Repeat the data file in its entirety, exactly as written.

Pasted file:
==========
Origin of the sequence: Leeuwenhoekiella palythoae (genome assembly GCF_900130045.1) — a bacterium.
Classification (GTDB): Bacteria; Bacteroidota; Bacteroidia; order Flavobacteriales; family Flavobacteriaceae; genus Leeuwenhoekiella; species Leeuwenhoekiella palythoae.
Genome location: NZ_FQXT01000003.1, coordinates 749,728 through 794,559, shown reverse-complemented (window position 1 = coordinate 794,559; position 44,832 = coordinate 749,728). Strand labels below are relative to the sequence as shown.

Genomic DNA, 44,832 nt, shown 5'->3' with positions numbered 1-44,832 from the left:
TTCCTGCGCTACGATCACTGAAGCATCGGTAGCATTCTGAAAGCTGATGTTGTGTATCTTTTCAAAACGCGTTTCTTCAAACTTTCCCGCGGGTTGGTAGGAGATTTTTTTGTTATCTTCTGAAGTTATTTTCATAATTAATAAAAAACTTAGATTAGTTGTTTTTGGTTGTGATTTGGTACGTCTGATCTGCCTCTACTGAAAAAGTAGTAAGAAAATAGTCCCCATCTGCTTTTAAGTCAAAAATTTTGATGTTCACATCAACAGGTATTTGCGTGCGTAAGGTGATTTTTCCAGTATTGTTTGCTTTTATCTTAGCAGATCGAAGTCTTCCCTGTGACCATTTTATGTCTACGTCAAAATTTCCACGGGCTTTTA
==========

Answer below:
Origin of the sequence: Leeuwenhoekiella palythoae (genome assembly GCF_900130045.1) — a bacterium.
Classification (GTDB): Bacteria; Bacteroidota; Bacteroidia; order Flavobacteriales; family Flavobacteriaceae; genus Leeuwenhoekiella; species Leeuwenhoekiella palythoae.
Genome location: NZ_FQXT01000003.1, coordinates 749,728 through 794,559, shown reverse-complemented (window position 1 = coordinate 794,559; position 44,832 = coordinate 749,728). Strand labels below are relative to the sequence as shown.

Genomic DNA, 44,832 nt, shown 5'->3' with positions numbered 1-44,832 from the left:
TTCCTGCGCTACGATCACTGAAGCATCGGTAGCATTCTGAAAGCTGATGTTGTGTATCTTTTCAAAACGCGTTTCTTCAAACTTTCCCGCGGGTTGGTAGGAGATTTTTTTGTTATCTTCTGAAGTTATTTTCATAATTAATAAAAAACTTAGATTAGTTGTTTTTGGTTGTGATTTGGTACGTCTGATCTGCCTCTACTGAAAAAGTAGTAAGAAAATAGTCCCCATCTGCTTTTAAGTCAAAAATTTTGATGTTCACATCAACAGGTATTTGCGTGCGTAAGGTGATTTTTCCAGTATTGTTTGCTTTTATCTTAGCAGATCGAAGTCTTCCCTGTGACCATTTTATGTCTACGTCAAAATTTCCACGGGCTTTTA